Objectives: To assess the effect on clinical outcome of managing paediatric and adult patients with cystic fibrosis at specialised cystic fibrosis centres.
Design: Cross sectional study.
Setting: Two adult cystic fibrosis centres in the United Kingdom.
Subjects: Patients from an adult cystic fibrosis centre in Manchester were subdivided into those who had received continuous care from paediatric and adult cystic fibrosis centres (group A), and those who had received paediatric care in a centre not specialising in cystic fibrosis followed by adult care in a cystic fibrosis centre (group B). Group C were referrals to the new adult cystic fibrosis centre in Cambridge who had received neither paediatric nor adult centre care for their cystic fibrosis.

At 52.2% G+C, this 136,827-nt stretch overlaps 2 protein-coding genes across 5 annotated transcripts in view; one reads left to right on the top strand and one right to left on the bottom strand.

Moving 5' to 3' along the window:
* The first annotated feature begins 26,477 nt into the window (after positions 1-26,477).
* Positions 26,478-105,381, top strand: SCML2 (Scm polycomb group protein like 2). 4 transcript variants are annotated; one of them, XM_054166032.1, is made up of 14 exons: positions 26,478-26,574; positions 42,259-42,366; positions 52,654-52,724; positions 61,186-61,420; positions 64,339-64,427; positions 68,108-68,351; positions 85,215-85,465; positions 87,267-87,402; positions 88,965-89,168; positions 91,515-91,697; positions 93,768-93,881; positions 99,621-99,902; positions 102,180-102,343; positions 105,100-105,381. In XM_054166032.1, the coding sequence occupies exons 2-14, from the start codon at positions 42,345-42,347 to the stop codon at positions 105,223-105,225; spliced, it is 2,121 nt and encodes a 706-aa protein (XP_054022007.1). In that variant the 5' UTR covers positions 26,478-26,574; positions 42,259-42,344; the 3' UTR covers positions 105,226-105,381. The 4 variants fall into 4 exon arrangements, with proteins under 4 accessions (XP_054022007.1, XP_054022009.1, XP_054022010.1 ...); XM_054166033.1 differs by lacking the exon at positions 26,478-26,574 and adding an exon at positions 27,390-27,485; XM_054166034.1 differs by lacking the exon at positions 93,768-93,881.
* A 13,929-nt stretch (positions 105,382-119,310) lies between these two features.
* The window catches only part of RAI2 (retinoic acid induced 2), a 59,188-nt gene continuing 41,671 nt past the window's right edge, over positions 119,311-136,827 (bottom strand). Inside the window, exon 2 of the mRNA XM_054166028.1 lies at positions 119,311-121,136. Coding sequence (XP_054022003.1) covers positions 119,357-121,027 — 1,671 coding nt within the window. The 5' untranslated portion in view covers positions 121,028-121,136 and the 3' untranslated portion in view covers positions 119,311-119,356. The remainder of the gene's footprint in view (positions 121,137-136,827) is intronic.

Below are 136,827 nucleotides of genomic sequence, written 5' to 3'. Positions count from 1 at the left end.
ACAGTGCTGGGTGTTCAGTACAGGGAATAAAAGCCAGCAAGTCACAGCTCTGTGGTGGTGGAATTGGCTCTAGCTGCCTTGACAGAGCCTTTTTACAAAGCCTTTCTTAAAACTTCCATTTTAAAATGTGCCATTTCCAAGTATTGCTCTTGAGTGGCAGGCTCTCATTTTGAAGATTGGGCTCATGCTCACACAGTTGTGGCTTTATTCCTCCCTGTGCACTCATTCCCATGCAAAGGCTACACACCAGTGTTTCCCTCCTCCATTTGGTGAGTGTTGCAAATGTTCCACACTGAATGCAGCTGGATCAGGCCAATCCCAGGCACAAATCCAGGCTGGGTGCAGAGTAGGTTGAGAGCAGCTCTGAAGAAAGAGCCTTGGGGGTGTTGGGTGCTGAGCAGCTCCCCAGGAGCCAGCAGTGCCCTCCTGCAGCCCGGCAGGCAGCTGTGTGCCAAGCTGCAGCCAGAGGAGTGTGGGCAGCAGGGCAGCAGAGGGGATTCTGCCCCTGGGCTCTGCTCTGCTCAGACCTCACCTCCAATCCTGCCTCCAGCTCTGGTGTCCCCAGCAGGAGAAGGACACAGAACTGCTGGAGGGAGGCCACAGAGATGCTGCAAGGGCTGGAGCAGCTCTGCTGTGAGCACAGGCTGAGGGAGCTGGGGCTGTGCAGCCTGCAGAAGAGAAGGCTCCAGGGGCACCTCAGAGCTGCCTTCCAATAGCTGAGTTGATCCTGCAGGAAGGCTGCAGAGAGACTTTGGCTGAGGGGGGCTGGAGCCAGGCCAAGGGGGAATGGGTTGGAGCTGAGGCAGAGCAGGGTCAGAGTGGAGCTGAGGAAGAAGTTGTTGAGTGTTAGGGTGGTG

Main outcome measures: Body mass index (weight (kg)/height (m2)), lung function (forced expiratory volume in one second (FEV1 percentage of predicted)), the Northern chest x ray film score, and age at colonisation with Pseudomonas aeruginosa.
Results: A prominent stepwise increase in body mass index was associated with increasing amounts of care at a cystic fibrosis centre; 18.3, 20.2, and 21.3 for groups C, B, and A respectively (P<0.001). Improved nutritional status was correlated with a higher FEV1 and better (lower) chest x ray film scores; r=0. 52 and -0.45 respectively (P<0.001 for both).
Conclusion: These findings provide the first direct evidence that management of cystic fibrosis in paediatric and adult cystic fibrosis centres results in a better clinical outcome, and strongly supports the provision of these specialist services.